3.3.3 Hand Geometry
A variety of measurements of the human hand can be used as biometric characteristics. These include hand shape, the lengths and widths of the fingers, and the overall size of the hand. Biometric devices based on hand geometry have been installed at many locations around the world. Hand-reader systems are used at some prisons in the United States and the United Kingdom to track the movement of inmates. The United States Immigration and Naturalization Service uses hand-reader systems at several major U.S. airports for the rapid admittance of frequent foreign travelers into the United States. The hand-geometry technique is simple, relatively easy to use, and inexpensive. The main disadvantage of this technique is that it does not distinguish well between the hands of different people. In other words, the system can easily determine if a particular hand shape belongs to a specified individual but cannot reliably determine if a particular hand shape belongs to one of several individuals. Hand geometry information may vary over the lifespan of an individual, especially during childhood, when rapid growth can drastically change hand geometry. In addition, the presence of jewelry or limited dexterity as a result of arthritis may make it difficult for a system to extract correct hand geometry information. Biometric systems based on hand geometry are large in size, so they cannot be used in applications with limited space, such as laptop computers.
3.3.4 Retinal Pattern Recognition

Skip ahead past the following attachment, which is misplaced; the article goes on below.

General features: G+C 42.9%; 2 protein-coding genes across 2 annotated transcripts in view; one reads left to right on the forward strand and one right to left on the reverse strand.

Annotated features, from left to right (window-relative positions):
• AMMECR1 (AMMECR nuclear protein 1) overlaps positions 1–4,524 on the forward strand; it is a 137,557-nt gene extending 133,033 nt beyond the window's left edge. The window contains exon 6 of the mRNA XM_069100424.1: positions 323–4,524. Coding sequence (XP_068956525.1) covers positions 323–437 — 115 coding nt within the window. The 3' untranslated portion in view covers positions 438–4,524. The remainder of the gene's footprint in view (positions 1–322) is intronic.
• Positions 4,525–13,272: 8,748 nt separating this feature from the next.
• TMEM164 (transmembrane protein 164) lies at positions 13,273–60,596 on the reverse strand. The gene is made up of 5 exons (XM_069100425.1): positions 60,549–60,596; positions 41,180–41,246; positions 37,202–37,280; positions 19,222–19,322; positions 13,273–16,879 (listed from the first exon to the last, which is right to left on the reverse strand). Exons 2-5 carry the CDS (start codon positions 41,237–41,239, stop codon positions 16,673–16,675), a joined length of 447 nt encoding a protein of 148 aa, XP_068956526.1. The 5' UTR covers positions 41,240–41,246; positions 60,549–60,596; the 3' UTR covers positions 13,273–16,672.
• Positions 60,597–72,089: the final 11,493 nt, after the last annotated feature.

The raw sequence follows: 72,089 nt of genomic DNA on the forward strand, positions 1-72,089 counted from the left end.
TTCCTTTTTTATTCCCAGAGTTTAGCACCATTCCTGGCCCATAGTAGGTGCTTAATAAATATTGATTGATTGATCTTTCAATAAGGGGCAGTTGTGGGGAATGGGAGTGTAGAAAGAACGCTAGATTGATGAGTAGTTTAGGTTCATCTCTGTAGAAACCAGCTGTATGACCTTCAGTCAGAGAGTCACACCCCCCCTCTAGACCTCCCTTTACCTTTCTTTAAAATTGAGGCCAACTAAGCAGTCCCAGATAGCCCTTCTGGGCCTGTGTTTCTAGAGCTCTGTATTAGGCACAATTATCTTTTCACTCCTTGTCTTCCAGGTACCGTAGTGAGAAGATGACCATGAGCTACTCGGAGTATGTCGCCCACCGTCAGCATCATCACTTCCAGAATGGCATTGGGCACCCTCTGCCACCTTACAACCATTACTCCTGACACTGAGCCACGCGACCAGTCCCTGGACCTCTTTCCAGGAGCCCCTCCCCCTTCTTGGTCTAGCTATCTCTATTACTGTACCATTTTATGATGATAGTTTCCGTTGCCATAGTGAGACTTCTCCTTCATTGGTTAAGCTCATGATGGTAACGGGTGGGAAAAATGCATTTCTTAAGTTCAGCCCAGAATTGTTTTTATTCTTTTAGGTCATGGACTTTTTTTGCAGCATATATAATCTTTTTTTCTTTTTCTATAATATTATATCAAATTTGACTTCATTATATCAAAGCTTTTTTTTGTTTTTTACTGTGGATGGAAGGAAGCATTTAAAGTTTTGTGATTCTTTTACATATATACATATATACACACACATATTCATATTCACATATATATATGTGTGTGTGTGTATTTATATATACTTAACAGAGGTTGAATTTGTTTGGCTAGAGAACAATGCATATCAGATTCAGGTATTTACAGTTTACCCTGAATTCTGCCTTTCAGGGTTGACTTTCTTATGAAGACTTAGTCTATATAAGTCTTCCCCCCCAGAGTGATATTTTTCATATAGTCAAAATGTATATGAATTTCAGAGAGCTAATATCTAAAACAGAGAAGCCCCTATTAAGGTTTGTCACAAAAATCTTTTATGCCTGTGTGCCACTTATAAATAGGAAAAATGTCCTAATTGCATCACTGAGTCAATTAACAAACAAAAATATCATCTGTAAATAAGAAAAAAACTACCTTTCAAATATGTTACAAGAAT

The retina is the innermost layer of the eye. The pattern formed by veins beneath the surface of the retina is unique to each individual. This pattern is a reliable biometric characteristic.
Researchers acquire digital images of retinal patterns by projecting a low-intensity beam of visible or infrared light into a person’s eye and scanning an image of the retina. For a fixed portion of the retina to be used for identification, the person undergoing the scan must gaze into an eyepiece and focus on a predetermined spot. The amount of user cooperation required for a retinal scan makes this technique unacceptable in many applications. On the other hand, a large number of biometric devices based on retinal scans have been installed in prisons and other highly secure environments. The primary disadvantage of this biometric technique is that retinal scanners are expensive.
3.3.5 Iris-Based Identification
The iris is the colored part of the eye. It lies at the front of the eye, surrounding the pupil. Each iris is unique, and even irises of identical twins are different. The complex structure of the iris carries distinctive information that is useful for identification of individuals. Early results of research on the accuracy and speed of iris-based identification have been extremely promising. These results indicate that it is feasible to develop a large-scale recognition system using iris information. Furthermore, the iris is more readily imaged than the retina.